August 31, 2015 02:32 UTC

As It Is

Being President of the United States Takes Work

Larry Graves greets people during an appearance.
Larry Graves greets people during an appearance.

Multimedia

Play or download an MP3 of this story

Hello again, and welcome to As It Is from VOA Learning English.
 
I’m June Simms.
 
Today we pay tribute to one of America’s greatest composers.
 
And we visit a play that honors one of the world’s most beloved reggae musicians.
 
But first, we hear from the “leader of the free world,” or at least someone pretending to be him.
 
Being President of the United States Takes Work
 
In some countries, people can be put in jail for impersonating a political leader. But in places where freedom of speech is protected, you may see people copying politicians in public or on television. Today, Kelly Jean Kelly tells us about one such impersonator in the Washington, DC area.
 
Larry Graves looks a lot like President Obama and Mr. Graves spends much of his time acting like the first black president of the United States. He recently spoke at an environmental conference in Arlington, Virginia.
 
“I want to thank the Environmental Information Association for having me here today. Now I understand this is your 30th anniversary, so congratulations.”
 
As expected, some people attending the conference thought they were seeing President Obama. Mike Farrell was one of them.
 
“It’s really astonishing how close he actually is -- his mannerisms, the way that he speaks, actually his hair, you know the whole package.”
 
The crowd smiled and laughed once they understood that Larry Graves was just a President Obama look-alike. His performance includes two men who act as Secret Service agents, protecting the look-alike. Matt Baldwin has worked with Mr. Graves for five years.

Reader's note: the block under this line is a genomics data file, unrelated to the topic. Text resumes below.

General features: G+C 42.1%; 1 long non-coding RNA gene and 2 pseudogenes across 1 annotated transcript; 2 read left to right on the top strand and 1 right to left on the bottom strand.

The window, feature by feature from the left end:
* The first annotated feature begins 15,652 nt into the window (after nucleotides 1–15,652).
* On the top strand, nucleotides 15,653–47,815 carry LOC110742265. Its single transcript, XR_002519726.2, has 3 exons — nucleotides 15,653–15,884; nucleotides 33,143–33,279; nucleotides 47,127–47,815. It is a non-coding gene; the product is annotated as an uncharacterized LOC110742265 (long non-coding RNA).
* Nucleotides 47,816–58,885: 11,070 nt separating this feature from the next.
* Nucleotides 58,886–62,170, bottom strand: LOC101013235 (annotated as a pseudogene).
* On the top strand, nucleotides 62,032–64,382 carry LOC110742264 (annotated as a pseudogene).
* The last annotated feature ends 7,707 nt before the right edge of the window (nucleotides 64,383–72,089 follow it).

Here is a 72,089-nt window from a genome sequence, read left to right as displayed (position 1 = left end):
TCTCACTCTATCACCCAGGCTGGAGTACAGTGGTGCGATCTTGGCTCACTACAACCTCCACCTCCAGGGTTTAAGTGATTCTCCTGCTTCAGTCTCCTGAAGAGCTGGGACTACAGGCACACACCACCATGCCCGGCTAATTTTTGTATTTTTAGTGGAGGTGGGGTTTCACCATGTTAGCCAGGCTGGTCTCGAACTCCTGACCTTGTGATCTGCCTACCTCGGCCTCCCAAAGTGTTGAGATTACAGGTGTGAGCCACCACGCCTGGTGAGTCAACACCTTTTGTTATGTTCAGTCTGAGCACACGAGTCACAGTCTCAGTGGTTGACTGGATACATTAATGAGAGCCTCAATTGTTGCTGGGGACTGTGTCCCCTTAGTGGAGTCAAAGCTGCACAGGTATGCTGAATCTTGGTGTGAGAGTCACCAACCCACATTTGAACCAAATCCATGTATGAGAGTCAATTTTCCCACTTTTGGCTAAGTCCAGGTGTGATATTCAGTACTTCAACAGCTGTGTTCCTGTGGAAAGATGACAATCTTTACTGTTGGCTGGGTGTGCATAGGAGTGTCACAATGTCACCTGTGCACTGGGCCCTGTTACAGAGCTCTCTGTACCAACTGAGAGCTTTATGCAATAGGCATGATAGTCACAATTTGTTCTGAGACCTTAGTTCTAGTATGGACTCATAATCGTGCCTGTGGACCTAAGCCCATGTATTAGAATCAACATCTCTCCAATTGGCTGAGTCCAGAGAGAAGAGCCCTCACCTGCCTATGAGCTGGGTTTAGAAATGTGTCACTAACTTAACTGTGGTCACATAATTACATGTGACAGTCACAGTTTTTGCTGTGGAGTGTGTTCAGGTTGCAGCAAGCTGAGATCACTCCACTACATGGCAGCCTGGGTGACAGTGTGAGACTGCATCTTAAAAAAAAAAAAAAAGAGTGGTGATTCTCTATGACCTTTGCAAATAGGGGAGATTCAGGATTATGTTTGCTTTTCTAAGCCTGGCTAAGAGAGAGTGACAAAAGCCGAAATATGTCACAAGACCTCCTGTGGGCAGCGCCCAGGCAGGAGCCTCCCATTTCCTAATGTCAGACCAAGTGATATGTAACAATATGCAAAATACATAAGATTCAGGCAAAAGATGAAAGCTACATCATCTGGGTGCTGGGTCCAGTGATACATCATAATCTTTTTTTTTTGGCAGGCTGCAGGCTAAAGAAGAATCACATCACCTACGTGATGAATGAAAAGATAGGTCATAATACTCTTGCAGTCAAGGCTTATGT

“People have actually come up to me and asked 'Is that really the president?' Like really. I’ve had fun with it and I just didn’t say anything.”
 
Many people wanted to have their picture taken with the look-alike president, including Eric Goeller of Arizona.
 
“I just sent this picture of myself and Mr. Obama back home and I’ve gotten about 25 text messages.”
 
Environmentalist Sean Fitzgerald spoke at length with Larry Graves about the dangers of asbestos, which is known to cause cancer.
 
“I was thinking what would it be like if this was the real president.”
 
Mr. Graves is shocked that people talk to him like that, even knowing that he is not the president.
 
“I find it slightly incredulous that people do come up to me with such reverence, with such respect, with such awe.”
 
He says it took time to perfect the way President Obama speaks. He also uses makeup to help him look more like the president. This includes, darkening his eyebrows, deepening his lip color, and adding a mole.
 
Besides facial similarities, Larry Graves says he and the president have other things in common.
 
“We’re about the same size, body size. We’re both left-handed. We both like basketball.”
 
He has yet to meet the president, but hopes to one day. And he would like to face him in a game of pick-up basketball.
 
“I don’t think that Obama could beat me in a game of basketball.”
 
When he is not playing president, Larry Graves works as a substitute teacher in Gaithersburg, Maryland. His fifth grade students watched a video of his performance. At first they thought they were watching the president.
 
“It looked like our gym teacher but it was really hard to tell.